This how the Bitcoin regulator comes, not with a bang but with an AMA.
In accordance with the New York State Administrative Procedures Act (SAPA), the proposed DFS rules for virtual currency firms will be published in the New York State Register’s July 23, 2014 edition, which begins a 45-day public comment period. After that public comment period, the rules are subject to additional review and revision based on that public feedback before DFS finalizes them.
Additionally, DFS is today immediately publishing a copy of the regulations on the website Reddit. Earlier this year, Superintendent Lawsky hosted an “Ask Me Anything” forum on Reddit about DFS’ work on virtual currency regulation, which generated more than 1,200 public comments. Links to the proposed rules are also being tweeted out from the DFS Twitter handle (@NYDFS) and Superintendent Lawsky’s Twitter handle (@BenLawsky).
The White House has joined the debate about declining labour force participation with an excellent report from the Council of Economic Advisers. (The fingerprints of Harvard’s James Stock are in evidence in some punctilious time-series econometrics.)
The CEA reaches similar conclusions to a number of other studies. Most of the decline in labour force participation was demographic, due to an aging population; a modest proportion was due to the recession and its unusual severity. Read more
On the search for lost vol, complex systems and the limits of analysis from HSBC:
A curious feature of current conditions is that the explanation for the phenomenon is often taken to be self-evident. It’s caused by QE and low interest rates. It’s caused by lower trading volumes from hedge funds. It’s caused by lower risk appetite (even though risk premia are highly compressed). It’s caused by crisis fatigue and complacency.
In an FT.com column today, I highlighted the surprising strength of the UK labour market outside London. This is important, for if London was dominant and overheating, monetary policy might have to tighten too late for London, but too early for the rest of the UK. Fortunately, this is not the case.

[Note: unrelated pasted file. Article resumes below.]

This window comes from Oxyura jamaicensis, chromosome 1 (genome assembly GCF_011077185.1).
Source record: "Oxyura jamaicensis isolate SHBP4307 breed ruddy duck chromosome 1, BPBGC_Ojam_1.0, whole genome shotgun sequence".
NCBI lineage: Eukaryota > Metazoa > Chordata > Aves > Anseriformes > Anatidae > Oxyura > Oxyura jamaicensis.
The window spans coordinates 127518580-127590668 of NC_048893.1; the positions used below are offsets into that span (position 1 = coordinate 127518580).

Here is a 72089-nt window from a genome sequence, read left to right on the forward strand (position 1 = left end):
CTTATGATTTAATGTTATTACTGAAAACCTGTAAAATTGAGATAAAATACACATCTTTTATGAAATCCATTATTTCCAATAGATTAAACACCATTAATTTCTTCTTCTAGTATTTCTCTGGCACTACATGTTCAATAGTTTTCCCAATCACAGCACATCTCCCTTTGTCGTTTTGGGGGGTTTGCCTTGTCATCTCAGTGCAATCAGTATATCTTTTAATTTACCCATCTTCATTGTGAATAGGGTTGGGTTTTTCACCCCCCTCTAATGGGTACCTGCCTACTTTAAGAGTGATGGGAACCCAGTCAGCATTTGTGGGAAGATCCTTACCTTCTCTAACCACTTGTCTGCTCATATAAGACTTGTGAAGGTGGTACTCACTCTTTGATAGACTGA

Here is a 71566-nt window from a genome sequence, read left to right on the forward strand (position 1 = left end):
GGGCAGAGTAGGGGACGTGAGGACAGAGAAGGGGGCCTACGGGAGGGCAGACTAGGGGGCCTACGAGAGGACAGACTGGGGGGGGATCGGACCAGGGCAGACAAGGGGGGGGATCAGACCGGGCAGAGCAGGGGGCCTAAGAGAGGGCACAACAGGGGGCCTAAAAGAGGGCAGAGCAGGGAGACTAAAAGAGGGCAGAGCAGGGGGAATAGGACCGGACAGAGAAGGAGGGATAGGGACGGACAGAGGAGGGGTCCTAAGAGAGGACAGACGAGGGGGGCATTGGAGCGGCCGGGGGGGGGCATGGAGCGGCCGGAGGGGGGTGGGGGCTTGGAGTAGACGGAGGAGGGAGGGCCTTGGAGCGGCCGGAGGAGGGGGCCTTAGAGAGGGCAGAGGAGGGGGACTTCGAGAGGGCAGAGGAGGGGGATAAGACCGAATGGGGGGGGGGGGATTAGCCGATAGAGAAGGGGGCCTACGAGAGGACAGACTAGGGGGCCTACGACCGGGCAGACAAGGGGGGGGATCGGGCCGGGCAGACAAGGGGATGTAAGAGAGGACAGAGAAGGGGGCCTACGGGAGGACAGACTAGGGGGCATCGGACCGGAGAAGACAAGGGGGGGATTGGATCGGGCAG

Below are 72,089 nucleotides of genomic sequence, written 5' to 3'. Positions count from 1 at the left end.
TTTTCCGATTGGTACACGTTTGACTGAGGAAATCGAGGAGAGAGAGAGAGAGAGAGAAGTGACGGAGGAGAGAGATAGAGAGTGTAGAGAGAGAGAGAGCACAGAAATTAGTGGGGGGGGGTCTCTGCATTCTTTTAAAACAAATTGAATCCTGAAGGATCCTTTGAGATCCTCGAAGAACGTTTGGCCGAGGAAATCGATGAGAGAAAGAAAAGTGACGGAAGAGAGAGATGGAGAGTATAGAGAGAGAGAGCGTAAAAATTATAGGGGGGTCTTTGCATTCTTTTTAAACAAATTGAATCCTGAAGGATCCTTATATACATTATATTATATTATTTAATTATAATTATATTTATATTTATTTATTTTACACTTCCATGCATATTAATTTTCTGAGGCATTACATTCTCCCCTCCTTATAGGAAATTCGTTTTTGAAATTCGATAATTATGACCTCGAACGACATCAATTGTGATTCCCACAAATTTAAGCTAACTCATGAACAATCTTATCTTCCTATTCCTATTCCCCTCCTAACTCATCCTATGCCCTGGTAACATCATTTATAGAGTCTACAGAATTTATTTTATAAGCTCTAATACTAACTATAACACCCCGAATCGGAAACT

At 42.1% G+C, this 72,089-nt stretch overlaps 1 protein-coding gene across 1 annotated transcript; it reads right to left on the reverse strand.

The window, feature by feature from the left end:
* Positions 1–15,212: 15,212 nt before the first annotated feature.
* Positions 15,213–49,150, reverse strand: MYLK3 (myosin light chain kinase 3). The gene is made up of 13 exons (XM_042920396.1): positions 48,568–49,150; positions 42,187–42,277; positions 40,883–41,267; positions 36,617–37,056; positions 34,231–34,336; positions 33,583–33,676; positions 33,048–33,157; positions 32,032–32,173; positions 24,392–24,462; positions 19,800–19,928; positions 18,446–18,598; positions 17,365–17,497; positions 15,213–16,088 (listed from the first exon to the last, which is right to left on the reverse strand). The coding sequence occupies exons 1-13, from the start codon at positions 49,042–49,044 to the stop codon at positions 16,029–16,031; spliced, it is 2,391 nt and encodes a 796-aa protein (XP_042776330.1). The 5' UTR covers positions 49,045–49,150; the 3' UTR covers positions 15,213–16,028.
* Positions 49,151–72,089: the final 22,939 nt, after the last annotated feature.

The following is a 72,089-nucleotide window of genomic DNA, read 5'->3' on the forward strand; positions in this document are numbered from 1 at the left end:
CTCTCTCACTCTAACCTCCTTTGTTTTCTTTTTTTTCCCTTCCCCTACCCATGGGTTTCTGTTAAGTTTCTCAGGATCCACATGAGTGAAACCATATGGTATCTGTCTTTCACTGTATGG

But one of the limitations of a column is that, short of boring people to death with written numbers, it is difficult to demonstrate the evidence fully. So here is a chart-based version of the same argument. Read more
Live markets commentary from FT.com
Liberty Global buys ITV stake || Carrefour sales rise || Russian stocks down on sanctions || ECB post-AQR cash raising window will be brief for banks || Sports Direct profits up || Stocks down, bonds up Read more
Set the scepticism dial to 10 — on the basis that memories of German carmaker buying Chrysler is the sort of thing to make car executives wake up in a cold sweat. However Fiat shares were up more than 4 per cent at pixel time for a reason…
That reason is a story in the German manager magazin which reports major shareholders are in conversation about a potential takeover of Fiat by VW, with Chrysler the key to solving VW’s US problems.
Der Volkswagen-Konzern steht vor dem nächsten großen Coup. Auf Großaktionärsebene finden bereits Gespräche über eine Übernahme von Fiat statt. In einer Integration von Chrysler sieht Volkswagen einen möglichen Lösungsansatz für die eigenen US-Probleme.
Elsewhere on Thursday,
– Another possible ‘landmark’ bond default in China.
– Noah Smith vs Zero Hedge.
– The good Tsar bias.
– A rather profitable Time Warner bet. Read more
Markets: Asia-Pacific stocks were on track for a fourth daily gain, after global stocks rose overnight as news of a mega-bid in the US media sector revived animal spirits. Improving global sentiment set the tone for greater risk appetite. The S&P 500 rose 0.4 per cent in New York, partly thanks to corporate earnings and economic data, but also after confirmation that Rupert Murdoch’s 21st Century Fox had proposed buying Time Warner last month in an $80bn deal. The cash and stock offer was rebuffed but Time Warner shares soared 17 per cent on Wednesday. (FT’s Global Markets Overview) Read more